12, May 2018 | Lifestyle
Owning a pet can be a rewarding experience for a child. A well-chosen pet can bring years of joy. Pet ownership can also be a chance for kids to learn valuable life lessons as they care for a living creature. Pets can teach children about responsibility and dependability with adult guidance. As an added bonus, some pets give affection in return for a child’s loving attention. Today, we’re showing you the top 8 best pets for kids. from the neediest to the easiest to take care of.
A fish may be the perfect “starter” pet for a child. But not just any fish will do. Goldfish may seem like the most obvious choice, but they’re actually more difficult to raise than the Siamese fighting fish (Betta fish). These Southeast Asian natives are adapted to thrive in isolation, in surprisingly small amounts of stagnant water. No aerators, filters, heaters, or chemicals are required.
The appeal of cold-blooded creatures may be less obvious than that of warm, fuzzy animals, but certain reptiles make prized pets. Tortoises, such as the plant-eating Russian tortoise, can live more than 50 years. Some snake species also make excellent pets, although constrictors should be avoided. Added bonus: Reptiles are non-allergenic. However, keep in mind that the American Academy of Pediatrics warns against reptiles as pets for young children because they can easily transmit salmonella. Make sure to research specific care requirements for any new reptile pet.
Birds can be excellent pets. But owning a bird is more demanding than caring for a tortoise or fish. Some birds are highly intelligent. Others are very social. All birds require almost daily attention. The relatively inexpensive parakeet may be a good starter for kids who haven’t raised birds before. More expensive (and more intelligent) birds like cockatiels and cockatoos also make great pets, but they may need more attention than parakeets or canaries.
Smaller mammals, including hamsters, guinea pigs, and gerbils, are relatively easy to raise. Also, most will thrive in a relatively small living space, and care is fairly straightforward. Except for hamsters, which are solitary, it’s best to obtain young same-sex pairs. Regular, gentle handling promotes friendliness. But be mindful that bites are possible should rodents — especially hamsters — feel threatened. Surprisingly, rats make excellent pets due to their intelligence, larger size, and enjoyment of human companionship. Guinea pigs are also good kid-friendly pets.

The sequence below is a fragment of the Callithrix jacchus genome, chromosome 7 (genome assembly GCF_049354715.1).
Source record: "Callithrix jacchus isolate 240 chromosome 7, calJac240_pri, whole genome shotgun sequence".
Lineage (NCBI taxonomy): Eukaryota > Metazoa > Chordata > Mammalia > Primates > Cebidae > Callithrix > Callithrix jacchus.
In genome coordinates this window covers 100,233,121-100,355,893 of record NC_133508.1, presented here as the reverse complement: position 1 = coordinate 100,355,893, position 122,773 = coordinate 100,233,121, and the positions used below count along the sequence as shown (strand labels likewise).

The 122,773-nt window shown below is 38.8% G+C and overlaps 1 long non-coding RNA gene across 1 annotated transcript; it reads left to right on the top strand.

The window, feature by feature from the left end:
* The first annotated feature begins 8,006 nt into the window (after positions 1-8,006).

Kittens are childhood favourites. Who can resist the antics of a fluffy feline? Notoriously independent cats need somewhat less care and attention than dogs, but no less commitment. Like dogs, cats require regular veterinary checkups and immunizations. It’s important to choose a cat that’s suitable to be around children. A cat may be a better choice than a dog if your family has limited living space.
A cuddly puppy is probably the most classic children’s pet. But choosing the ideal dog involves more than falling for big brown eyes. Some dogs may be unsuitable for children. Before adopting a dog, ensure that the dog is well-socialized and comfortable around children. Any breed will need a significant commitment of time and effort. Puppies must be housebroken and require daily exercise, regular veterinary checkups and immunizations, and plenty of love.
Six-legged creatures might not be the first to come to mind when thinking of pets for children. But owning an ant farm can be an entertaining and educational experience for a child. Various suppliers sell habitats designed to let children directly observe ant activities. Ants can be shipped live or grown from eggs. Hermit crabs are another example of creepy crawlies that are easily raised in captivity.
Better known as “sea monkeys,” these tiny crustaceans are essentially foolproof starter pets that even small children can enjoy. They’re available in kits. Children need only add water and watch these tiny live shrimp emerge, become active, and grow. Maintenance for these hardy creatures involves adding feed about once a week and occasionally adding water to combat evaporation. A colony can thrive for a year or more with minimal care.